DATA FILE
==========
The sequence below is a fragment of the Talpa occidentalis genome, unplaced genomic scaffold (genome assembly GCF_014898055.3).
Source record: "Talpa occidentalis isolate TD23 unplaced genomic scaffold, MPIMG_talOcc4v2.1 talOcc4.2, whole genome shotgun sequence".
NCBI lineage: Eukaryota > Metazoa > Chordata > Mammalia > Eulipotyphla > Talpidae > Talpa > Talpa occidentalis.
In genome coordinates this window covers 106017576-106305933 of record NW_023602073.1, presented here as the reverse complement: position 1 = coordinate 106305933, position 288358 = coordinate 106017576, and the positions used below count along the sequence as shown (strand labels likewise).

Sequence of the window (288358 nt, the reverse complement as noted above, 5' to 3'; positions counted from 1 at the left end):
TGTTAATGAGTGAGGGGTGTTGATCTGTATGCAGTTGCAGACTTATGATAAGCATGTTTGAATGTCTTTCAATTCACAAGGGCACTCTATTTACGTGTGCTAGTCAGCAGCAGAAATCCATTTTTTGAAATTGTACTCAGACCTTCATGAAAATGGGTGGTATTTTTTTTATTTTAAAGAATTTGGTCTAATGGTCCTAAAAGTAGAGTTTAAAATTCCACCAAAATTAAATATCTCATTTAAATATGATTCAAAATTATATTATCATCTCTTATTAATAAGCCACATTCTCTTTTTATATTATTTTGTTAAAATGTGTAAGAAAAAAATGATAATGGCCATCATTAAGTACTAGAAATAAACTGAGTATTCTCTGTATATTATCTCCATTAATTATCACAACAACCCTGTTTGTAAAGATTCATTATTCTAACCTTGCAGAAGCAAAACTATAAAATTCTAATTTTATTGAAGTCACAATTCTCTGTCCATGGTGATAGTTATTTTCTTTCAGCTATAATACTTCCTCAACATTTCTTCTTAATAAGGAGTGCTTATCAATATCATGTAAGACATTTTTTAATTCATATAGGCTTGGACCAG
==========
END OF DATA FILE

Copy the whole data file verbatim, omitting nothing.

The sequence below is a fragment of the Talpa occidentalis genome, unplaced genomic scaffold (genome assembly GCF_014898055.3).
Source record: "Talpa occidentalis isolate TD23 unplaced genomic scaffold, MPIMG_talOcc4v2.1 talOcc4.2, whole genome shotgun sequence".
NCBI lineage: Eukaryota > Metazoa > Chordata > Mammalia > Eulipotyphla > Talpidae > Talpa > Talpa occidentalis.
In genome coordinates this window covers 106017576-106305933 of record NW_023602073.1, presented here as the reverse complement: position 1 = coordinate 106305933, position 288358 = coordinate 106017576, and the positions used below count along the sequence as shown (strand labels likewise).

Sequence of the window (288358 nt, the reverse complement as noted above, 5' to 3'; positions counted from 1 at the left end):
TGTTAATGAGTGAGGGGTGTTGATCTGTATGCAGTTGCAGACTTATGATAAGCATGTTTGAATGTCTTTCAATTCACAAGGGCACTCTATTTACGTGTGCTAGTCAGCAGCAGAAATCCATTTTTTGAAATTGTACTCAGACCTTCATGAAAATGGGTGGTATTTTTTTTATTTTAAAGAATTTGGTCTAATGGTCCTAAAAGTAGAGTTTAAAATTCCACCAAAATTAAATATCTCATTTAAATATGATTCAAAATTATATTATCATCTCTTATTAATAAGCCACATTCTCTTTTTATATTATTTTGTTAAAATGTGTAAGAAAAAAATGATAATGGCCATCATTAAGTACTAGAAATAAACTGAGTATTCTCTGTATATTATCTCCATTAATTATCACAACAACCCTGTTTGTAAAGATTCATTATTCTAACCTTGCAGAAGCAAAACTATAAAATTCTAATTTTATTGAAGTCACAATTCTCTGTCCATGGTGATAGTTATTTTCTTTCAGCTATAATACTTCCTCAACATTTCTTCTTAATAAGGAGTGCTTATCAATATCATGTAAGACATTTTTTAATTCATATAGGCTTGGACCAG